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From what I've read (grossly oversimplifying) in a feudal system king owned all the land and would give parts of said land to his knights in exchange for military service.

The knights would, in turn, divide the land into smaller chunks and let peasants use these chunks in exchange for a part of their produce and/or money.

Where did the king's goods/money come from then?

The possibilities I can think of are:

  • he lent only a part of the land in exchange for military service, while the rest was providing income instead
  • king's income came from taxing the trade
  • in times of peace the knights would pay rent, while at war their military service would replace the rent

However I was not able to find any confirmation for these.

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    In the early (English) feudal system, all land was personally owned by the king; he would grant a lifetime use-right, but on the death of the vassal, the land reverted to him. This is prior to the invention of "book land" which permitted permanent grants. Note that "money" was not involved; most feudalism was a food economy and money wasn't relevant. Check British History Podcast for more. – Mark C. Wallace Mar 2 at 13:07
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    Thanks for the insight. In case if money was not involved the question boils down to where does the king get his goods from if all he gets from his land is military service of his knights. – MadCake Mar 2 at 13:30
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    Excellent question. Please revise the quote on with that clarification, and I will try to answer when I am not on a cellphone. – Mark C. Wallace Mar 2 at 14:32
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    Kings had their own personal demesne which generated extra goods. They also taxed roads, bridges, canals, rivers, etc. But after reading other questions here I have been under the impression there just wasnt that much coinage going around back then so most was just trading for goods. – ed.hank Mar 2 at 14:34
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    Perhaps you could edit your question to clarify what you think is missing from, or unclear about, the Wikipedia article on Taxation in medieval England? – sempaiscuba Mar 2 at 16:14
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Several factors:

  • The vassals (not just knights but also dukes, barons, etc.) provided not just military service, they also administered the land. So the king had fewer expenses than a modern state.
  • The king would usually hold lands which are not given out to vassals, called crown lands. These belong to whoever holds the crown.
  • The king might also be his own vassal in the sense that he is a duke or similar noble. In all likelihood, a king would have dozens of titles. The difference to crown lands is that these lands might stay in the family even if the crown is lost. (Depending on the circumstances, of course.)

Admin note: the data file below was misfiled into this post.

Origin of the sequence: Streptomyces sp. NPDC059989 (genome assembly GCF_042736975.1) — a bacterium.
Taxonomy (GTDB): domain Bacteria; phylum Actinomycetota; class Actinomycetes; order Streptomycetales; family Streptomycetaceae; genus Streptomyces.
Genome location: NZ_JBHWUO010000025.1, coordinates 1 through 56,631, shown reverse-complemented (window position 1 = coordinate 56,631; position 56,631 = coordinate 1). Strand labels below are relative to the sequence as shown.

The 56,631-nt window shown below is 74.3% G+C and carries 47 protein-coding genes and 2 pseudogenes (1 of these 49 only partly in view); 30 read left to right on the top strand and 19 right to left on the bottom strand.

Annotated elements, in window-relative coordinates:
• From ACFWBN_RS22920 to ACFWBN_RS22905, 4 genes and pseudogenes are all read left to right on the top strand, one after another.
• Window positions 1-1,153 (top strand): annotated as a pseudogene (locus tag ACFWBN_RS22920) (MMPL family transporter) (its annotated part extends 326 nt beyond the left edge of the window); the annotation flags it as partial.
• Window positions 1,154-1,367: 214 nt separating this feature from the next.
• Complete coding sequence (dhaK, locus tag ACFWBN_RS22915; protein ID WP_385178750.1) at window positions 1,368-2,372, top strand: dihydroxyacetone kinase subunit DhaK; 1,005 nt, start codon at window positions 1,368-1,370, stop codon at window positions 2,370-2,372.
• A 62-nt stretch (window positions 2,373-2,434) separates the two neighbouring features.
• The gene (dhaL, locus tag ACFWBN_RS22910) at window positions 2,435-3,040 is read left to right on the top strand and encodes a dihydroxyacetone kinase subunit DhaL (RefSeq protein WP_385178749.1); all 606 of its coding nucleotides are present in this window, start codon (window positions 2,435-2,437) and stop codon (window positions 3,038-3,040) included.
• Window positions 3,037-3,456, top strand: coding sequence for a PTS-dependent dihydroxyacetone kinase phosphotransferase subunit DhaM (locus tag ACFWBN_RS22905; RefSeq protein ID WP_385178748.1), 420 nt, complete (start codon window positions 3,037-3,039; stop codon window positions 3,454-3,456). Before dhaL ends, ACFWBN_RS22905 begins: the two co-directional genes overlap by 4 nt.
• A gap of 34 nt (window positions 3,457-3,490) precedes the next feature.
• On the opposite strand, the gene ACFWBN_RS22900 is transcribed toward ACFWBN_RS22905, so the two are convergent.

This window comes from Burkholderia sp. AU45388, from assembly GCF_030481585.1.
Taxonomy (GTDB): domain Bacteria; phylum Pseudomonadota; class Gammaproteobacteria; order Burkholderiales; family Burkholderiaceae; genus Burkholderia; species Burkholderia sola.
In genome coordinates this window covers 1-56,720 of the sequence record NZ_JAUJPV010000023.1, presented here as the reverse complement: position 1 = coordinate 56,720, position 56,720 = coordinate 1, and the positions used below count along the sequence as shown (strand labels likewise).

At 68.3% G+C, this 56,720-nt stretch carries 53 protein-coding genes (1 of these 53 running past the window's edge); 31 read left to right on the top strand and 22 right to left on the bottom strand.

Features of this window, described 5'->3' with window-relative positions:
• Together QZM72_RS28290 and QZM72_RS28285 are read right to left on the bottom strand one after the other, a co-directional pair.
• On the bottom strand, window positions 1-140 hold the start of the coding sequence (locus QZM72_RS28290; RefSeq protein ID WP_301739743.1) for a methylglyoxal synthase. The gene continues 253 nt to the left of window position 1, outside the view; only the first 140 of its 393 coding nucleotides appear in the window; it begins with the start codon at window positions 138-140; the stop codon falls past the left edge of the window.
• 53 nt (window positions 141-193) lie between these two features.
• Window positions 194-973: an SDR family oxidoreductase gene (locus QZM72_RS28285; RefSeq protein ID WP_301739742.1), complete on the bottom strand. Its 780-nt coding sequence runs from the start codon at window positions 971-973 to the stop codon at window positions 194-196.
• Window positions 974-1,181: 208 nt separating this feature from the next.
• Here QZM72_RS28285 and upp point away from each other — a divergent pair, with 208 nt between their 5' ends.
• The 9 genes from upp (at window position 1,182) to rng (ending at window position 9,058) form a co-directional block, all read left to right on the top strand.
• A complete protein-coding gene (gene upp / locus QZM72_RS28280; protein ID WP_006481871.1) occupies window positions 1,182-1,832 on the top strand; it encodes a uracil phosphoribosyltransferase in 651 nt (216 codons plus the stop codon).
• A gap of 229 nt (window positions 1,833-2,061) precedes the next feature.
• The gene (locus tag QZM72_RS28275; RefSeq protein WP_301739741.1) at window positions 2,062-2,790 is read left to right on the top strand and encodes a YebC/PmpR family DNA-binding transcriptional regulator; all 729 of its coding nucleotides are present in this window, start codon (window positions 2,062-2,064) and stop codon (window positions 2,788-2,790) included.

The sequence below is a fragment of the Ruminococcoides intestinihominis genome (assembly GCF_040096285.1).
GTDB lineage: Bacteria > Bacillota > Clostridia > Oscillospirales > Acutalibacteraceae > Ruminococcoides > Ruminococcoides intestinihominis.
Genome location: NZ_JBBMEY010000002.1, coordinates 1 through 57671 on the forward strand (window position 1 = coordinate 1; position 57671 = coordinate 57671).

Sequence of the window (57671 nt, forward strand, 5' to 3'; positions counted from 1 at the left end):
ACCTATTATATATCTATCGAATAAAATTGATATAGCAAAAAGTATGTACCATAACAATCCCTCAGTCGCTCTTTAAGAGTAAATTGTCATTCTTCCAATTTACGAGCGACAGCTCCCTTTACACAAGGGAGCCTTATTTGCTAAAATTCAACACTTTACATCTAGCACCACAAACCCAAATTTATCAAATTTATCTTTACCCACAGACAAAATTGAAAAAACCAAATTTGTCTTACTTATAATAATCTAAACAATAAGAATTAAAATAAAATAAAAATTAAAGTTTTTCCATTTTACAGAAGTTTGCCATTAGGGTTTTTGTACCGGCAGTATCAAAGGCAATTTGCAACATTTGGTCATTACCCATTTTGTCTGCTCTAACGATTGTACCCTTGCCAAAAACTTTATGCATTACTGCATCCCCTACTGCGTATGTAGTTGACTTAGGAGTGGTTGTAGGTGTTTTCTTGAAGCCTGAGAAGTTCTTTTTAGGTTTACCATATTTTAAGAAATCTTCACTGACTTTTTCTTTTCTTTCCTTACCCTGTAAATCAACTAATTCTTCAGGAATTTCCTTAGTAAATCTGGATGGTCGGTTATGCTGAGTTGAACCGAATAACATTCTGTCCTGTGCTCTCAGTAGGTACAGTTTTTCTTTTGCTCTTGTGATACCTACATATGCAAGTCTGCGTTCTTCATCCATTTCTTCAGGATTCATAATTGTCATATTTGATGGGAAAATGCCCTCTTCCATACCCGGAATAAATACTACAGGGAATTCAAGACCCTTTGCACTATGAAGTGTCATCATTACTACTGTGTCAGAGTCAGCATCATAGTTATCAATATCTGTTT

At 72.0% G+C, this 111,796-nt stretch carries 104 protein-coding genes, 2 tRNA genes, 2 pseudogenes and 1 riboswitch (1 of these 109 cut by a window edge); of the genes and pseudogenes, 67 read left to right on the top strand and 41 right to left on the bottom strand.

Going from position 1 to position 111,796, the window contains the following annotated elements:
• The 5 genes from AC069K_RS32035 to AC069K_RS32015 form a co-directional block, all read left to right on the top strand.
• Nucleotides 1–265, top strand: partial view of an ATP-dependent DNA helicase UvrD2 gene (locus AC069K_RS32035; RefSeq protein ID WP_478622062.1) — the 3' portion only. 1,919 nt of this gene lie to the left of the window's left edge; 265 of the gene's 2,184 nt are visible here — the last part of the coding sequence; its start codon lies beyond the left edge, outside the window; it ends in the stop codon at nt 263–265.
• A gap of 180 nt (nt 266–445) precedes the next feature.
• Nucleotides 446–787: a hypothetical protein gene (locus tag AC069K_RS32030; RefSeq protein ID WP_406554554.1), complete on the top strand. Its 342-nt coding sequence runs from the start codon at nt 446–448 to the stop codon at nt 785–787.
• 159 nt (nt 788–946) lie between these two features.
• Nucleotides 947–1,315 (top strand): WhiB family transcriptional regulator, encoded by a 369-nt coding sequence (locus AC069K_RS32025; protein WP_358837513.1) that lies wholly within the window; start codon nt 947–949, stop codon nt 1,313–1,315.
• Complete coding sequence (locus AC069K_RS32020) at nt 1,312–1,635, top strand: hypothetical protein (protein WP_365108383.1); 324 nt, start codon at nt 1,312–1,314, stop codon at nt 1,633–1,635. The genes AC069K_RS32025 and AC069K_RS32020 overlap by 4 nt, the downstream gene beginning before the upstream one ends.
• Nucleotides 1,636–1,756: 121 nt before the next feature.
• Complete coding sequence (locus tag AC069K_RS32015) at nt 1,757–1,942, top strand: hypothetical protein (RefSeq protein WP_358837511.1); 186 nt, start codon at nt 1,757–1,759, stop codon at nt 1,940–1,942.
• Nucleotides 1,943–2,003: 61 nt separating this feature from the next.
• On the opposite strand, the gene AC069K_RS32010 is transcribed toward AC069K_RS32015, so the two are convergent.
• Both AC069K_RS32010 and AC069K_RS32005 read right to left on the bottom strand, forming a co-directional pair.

• The king might have the right to visit vassals and be housed and fed. This would reduce his household expenses.

By the way, there is another interpretation of feudalism. In it, the land belongs to the farmers who owe the king or tribal chieftain military service. Since they don't want to leave their fields and families, the farmers make a contract with one warrior -- they pay certain goods and services, the warrior takes the military obligations. The contract is inheritable on both sides.

Things got muddled in Europe when the Pope entered the picture and claimed superiority over all secular kings. That would mean the land ultimately belongs to God, administered by the kings who got annointed by His deputy on Earth. But note that the question of king vs. Pope was never really settled.

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    Thanks for the answer. This is what I was looking for: "In Britain, the hereditary revenues of Crown lands provided income for the monarch.." (from the article you linked). – MadCake Mar 2 at 20:09
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    @MadCake, keep in mind that the Duchess of Lancaster also has income, distinct from the crown lands. And she happens to be the same person as the Queen. – o.m. Mar 3 at 4:38
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    @o.m. Nit-picking, but the Queen is actually the Duke of Lancaster. :) – TheHonRose Mar 3 at 7:23
  • The Holy Roman Emperor also claimed to be the rightful overlord of all kings everywhere. – MAGolding Jun 11 at 17:12

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